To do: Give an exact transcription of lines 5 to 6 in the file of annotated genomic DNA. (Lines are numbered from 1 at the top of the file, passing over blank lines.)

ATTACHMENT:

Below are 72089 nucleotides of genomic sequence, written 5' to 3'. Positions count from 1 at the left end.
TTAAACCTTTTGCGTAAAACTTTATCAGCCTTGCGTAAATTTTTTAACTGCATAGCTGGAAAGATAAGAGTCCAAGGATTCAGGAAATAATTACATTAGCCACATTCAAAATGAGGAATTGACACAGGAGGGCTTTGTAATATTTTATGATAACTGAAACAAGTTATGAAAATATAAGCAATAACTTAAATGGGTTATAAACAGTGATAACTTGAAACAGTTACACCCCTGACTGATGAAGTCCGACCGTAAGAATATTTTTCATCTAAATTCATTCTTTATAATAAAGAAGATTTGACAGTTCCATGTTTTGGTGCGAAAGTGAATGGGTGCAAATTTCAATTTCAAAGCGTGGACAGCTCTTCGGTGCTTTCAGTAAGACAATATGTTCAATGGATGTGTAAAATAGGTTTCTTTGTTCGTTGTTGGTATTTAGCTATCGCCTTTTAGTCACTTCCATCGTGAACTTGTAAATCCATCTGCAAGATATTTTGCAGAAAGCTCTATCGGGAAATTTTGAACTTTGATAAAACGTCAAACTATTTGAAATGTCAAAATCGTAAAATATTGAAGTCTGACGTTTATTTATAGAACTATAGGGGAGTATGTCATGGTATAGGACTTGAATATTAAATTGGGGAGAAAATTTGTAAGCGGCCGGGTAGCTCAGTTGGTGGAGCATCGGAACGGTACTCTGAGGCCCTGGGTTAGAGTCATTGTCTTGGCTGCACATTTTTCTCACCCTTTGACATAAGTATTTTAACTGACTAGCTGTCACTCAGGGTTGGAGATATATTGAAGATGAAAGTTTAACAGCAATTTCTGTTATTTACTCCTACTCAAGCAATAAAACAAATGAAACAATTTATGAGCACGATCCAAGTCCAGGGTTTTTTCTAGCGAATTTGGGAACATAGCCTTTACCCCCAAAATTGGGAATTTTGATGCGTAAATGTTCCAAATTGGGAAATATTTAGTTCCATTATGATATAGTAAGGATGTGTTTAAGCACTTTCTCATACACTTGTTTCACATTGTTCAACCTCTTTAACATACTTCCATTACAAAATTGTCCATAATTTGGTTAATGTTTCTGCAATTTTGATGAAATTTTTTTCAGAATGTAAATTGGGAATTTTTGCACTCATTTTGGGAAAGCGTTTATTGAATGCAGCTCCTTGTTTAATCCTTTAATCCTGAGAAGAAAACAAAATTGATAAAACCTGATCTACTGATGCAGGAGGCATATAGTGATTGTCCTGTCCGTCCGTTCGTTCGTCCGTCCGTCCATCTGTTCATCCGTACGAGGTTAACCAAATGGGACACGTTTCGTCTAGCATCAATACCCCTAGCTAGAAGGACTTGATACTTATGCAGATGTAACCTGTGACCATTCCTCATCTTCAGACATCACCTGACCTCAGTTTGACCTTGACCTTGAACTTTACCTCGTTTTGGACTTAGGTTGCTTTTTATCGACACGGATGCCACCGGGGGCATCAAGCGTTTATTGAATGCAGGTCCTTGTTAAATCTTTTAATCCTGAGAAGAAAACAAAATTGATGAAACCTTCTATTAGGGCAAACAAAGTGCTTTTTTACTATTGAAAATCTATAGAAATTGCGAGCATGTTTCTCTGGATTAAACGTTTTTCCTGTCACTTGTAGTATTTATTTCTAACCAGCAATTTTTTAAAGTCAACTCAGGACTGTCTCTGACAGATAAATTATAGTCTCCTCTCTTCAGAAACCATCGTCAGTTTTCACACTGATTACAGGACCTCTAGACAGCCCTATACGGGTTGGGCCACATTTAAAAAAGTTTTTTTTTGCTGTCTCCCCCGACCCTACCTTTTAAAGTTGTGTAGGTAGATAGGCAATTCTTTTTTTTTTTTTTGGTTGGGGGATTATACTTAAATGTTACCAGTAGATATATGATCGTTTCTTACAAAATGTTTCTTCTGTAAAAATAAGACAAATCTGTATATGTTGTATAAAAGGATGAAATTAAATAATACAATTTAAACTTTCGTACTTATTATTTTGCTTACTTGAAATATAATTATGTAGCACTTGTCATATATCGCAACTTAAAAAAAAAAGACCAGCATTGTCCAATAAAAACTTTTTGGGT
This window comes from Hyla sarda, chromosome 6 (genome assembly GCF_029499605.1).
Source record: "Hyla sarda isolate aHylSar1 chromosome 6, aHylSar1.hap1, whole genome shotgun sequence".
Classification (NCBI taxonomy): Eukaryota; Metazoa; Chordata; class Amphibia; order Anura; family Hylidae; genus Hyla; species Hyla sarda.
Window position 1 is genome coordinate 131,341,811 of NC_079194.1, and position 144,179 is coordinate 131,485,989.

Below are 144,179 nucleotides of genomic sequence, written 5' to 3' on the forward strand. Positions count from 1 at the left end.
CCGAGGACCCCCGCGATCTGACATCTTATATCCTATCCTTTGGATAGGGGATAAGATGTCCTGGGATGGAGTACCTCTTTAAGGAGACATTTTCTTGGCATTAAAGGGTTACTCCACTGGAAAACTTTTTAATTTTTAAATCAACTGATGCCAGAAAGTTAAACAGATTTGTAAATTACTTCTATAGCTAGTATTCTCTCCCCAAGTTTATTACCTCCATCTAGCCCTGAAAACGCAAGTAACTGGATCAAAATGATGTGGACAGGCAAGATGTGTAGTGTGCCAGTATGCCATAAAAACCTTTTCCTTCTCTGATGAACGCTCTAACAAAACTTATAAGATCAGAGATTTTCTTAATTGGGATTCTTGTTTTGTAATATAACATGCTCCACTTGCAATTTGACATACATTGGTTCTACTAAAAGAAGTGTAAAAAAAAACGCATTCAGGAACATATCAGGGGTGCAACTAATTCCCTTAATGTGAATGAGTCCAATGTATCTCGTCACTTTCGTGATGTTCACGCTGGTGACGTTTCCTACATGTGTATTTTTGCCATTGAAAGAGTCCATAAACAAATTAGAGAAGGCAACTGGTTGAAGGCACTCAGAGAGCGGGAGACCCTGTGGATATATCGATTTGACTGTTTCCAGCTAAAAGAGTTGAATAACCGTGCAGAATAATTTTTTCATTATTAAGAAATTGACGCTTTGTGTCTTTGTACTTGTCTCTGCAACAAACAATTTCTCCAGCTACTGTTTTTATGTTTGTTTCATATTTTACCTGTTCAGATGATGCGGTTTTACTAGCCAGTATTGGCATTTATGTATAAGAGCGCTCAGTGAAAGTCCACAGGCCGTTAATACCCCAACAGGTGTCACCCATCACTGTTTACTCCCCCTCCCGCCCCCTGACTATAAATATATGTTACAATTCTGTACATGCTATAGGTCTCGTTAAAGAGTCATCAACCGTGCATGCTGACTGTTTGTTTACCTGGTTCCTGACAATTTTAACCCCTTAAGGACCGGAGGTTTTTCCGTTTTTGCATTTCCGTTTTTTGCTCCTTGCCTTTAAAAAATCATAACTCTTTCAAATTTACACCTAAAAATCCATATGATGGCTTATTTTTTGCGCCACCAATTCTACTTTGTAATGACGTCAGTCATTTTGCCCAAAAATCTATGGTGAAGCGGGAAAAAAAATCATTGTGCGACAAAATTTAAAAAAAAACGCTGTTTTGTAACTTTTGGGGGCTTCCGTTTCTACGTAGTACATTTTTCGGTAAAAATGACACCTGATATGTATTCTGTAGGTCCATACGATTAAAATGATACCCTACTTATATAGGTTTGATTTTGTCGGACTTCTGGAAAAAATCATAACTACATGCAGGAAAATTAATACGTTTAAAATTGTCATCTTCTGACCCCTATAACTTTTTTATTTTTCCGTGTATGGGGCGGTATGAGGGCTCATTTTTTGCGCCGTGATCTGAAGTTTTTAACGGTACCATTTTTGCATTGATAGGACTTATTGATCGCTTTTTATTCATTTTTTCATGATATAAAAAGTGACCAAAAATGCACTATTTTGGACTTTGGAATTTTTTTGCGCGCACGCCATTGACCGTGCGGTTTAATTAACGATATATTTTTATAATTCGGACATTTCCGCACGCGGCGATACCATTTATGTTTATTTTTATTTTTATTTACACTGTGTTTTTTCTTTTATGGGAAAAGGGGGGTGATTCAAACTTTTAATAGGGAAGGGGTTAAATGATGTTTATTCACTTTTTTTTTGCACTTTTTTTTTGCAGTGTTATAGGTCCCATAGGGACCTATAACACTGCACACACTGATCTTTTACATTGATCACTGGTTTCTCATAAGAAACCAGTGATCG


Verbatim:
Classification (NCBI taxonomy): Eukaryota; Metazoa; Chordata; class Amphibia; order Anura; family Hylidae; genus Hyla; species Hyla sarda.
Window position 1 is genome coordinate 131,341,811 of NC_079194.1, and position 144,179 is coordinate 131,485,989.